GOLDEN, Colo. (CBS4) — A hillside amusement park announced Monday the business’s doors would be closing for good in less than week.

Heritage Square Amusement Park was the last vestige of a once-thriving entertainment venue.

Saturday, June 30 will be the last day. Comments on the amusement park’s Facebook page contain messages of nostalgia and sadness.

“It’s been a local family mecca for a long time,” said Nathan Richie, director of the Golden History Museum. “People have many associations with the place.”

Copter4 flew over Heritage Square Amusement Park Monday morning. (credit: CBS4)

Originally conceived as a Denver-area Disneyland, the park grew from the dreams of Walter Francis Cobb and John Calvin Sutton in the late 1950s. The pair purchased 600 acres at the foot of Apex Gulch southwest of Golden and incorporated the name ‘Magic Mountain’ for the project. They even hired former Disneyland artists and engineers to design and build it.

(credit: CBS4)

“There was a ride that looked a lot like the Jungle Cruise,” Richie said of the team’s plans, “but it had a cowboys-and-Indians theme. On a boat, animatronics, shoot-outs…”

Magic Mountain included a small tow-roped ski area, one of the nation’s first to use artificial snow.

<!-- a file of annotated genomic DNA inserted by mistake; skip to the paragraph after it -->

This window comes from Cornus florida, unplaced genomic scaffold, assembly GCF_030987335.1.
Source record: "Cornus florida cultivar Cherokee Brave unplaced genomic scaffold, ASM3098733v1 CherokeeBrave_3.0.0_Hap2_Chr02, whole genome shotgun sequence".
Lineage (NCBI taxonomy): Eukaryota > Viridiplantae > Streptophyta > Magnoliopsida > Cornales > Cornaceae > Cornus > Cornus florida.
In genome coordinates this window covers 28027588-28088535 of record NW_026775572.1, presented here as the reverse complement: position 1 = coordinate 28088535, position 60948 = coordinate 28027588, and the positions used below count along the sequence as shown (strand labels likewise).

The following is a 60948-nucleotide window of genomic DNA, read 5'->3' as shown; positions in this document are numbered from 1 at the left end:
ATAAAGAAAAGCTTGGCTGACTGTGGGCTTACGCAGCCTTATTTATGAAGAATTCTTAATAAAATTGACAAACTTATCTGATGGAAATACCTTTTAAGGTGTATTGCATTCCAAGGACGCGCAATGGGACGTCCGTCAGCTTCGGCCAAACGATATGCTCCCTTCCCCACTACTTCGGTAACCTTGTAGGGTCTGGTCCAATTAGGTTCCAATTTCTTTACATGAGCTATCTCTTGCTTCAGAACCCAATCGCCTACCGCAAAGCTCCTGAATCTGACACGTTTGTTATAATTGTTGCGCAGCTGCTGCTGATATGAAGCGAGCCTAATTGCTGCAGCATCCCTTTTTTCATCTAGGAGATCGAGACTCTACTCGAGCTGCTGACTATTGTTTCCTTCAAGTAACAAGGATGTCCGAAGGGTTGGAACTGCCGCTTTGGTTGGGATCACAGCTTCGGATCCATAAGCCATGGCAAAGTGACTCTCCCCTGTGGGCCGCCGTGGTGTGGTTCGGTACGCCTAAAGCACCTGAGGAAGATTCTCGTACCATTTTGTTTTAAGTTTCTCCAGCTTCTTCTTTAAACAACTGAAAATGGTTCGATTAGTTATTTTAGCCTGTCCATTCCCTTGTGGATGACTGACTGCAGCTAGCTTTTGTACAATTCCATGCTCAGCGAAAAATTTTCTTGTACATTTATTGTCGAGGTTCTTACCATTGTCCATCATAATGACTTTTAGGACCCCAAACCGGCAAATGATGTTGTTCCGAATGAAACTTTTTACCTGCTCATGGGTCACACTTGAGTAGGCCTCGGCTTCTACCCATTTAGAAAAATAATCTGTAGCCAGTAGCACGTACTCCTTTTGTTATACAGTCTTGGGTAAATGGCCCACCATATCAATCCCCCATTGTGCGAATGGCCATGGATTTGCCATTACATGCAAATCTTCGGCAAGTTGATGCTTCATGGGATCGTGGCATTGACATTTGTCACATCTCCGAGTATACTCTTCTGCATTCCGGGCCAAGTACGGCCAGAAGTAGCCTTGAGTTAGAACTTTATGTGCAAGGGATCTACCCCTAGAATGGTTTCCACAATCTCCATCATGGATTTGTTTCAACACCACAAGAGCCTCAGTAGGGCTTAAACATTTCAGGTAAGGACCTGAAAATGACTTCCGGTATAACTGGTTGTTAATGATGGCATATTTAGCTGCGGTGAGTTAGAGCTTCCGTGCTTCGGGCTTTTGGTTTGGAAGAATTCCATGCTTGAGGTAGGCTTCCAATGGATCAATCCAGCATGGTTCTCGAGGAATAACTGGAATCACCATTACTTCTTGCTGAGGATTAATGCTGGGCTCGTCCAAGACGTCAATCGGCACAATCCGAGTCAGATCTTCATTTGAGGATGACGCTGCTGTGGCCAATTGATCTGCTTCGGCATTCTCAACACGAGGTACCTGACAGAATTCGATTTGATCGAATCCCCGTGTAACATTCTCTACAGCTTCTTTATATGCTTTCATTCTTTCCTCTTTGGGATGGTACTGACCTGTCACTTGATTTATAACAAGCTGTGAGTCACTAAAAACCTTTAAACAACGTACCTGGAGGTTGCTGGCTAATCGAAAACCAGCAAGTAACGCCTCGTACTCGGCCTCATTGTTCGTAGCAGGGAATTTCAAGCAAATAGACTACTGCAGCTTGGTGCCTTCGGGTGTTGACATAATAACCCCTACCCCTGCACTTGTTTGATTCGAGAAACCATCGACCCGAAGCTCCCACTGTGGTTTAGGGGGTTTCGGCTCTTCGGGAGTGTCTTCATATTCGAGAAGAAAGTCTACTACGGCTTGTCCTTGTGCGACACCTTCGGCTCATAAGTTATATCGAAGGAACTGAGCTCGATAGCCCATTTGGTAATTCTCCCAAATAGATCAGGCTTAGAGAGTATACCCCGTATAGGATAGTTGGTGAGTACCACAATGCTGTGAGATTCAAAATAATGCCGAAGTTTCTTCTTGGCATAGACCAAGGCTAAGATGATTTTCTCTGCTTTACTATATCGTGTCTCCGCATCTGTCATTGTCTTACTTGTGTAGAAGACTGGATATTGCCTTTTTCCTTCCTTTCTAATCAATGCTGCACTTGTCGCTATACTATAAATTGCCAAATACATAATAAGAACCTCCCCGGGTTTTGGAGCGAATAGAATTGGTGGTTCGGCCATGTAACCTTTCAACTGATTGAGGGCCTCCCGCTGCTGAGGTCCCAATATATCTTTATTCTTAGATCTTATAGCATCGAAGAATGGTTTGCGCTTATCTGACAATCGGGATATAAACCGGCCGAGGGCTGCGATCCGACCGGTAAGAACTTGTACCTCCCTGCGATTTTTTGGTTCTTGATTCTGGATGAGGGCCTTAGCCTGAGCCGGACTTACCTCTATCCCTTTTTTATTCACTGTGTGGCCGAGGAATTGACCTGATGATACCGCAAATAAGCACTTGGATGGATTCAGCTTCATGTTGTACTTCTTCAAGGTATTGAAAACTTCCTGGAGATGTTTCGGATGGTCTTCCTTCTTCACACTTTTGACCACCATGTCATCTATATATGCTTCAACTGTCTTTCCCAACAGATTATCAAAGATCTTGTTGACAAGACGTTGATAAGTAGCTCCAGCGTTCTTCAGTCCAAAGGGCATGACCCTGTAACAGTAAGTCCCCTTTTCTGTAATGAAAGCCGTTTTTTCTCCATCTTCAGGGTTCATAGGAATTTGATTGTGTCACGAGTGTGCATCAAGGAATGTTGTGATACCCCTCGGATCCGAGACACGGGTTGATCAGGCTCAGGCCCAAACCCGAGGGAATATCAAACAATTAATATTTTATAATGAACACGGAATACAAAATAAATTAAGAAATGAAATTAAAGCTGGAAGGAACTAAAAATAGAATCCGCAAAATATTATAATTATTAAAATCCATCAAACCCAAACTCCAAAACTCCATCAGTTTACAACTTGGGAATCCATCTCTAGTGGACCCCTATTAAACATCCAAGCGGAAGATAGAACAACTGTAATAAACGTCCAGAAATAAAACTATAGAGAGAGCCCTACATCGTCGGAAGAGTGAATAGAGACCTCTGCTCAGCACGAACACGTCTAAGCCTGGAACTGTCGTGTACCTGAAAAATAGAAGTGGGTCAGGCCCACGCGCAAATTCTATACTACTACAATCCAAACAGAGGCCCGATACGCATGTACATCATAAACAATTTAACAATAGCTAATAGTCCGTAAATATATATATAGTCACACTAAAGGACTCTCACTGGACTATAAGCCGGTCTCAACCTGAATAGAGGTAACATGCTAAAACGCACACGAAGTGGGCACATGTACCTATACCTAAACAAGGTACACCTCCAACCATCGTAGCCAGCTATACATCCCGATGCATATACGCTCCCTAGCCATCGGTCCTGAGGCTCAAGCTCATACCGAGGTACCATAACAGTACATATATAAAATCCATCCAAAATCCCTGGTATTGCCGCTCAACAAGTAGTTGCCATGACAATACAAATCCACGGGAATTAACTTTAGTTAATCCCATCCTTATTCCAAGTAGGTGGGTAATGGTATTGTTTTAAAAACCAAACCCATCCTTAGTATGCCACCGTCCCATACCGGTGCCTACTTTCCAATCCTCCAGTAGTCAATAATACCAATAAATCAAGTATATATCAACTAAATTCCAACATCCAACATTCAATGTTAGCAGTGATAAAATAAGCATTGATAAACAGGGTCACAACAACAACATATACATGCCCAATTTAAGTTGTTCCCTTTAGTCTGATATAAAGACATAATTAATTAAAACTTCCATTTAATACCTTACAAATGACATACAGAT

Eventually scaled down, it opened in 1960 as the first theme park outside California. And, due to financial difficulties, it operated less than one full season.

Hale House, Heritage Square (credit: Randy Yagi)

The Hale House at Heritage Square (credit: Randy Yagi)

The site sat vacant until the Woodmoor Corporation purchased it in 1970 and re-opened it a year later as Heritage Square.

Ownership changed several times, as did the tenants and vendors.

(credit: CBS4)

In 2015, the property’s manager, a subsidiary of Martin Marietta, announced a closure of everything but the amusement park.

The amusement park owner, Alan Bader, said at the time, “We have no intention of closing.” He even expressed hope then for expanding the amusement park.

(credit: CBS4)

Richie said a soon-to-open exhibit at the Golden History Museum will feature drawings from the original Magic Mountain construction plans.

“It’s interesting that feet away is one of the oldest known human settlements” in the state of Colorado, he said, referring to a current archaeological dig on the Magic Mountain hillside. “That whole site has been popular for literally thousands of years.

“I have no doubt it will rise again.”

 

Comments
  1. Terry Acker-Link says:

    Why did they close? I remember going here when I lived in Colorado it was a cool place to visit so sad it closed.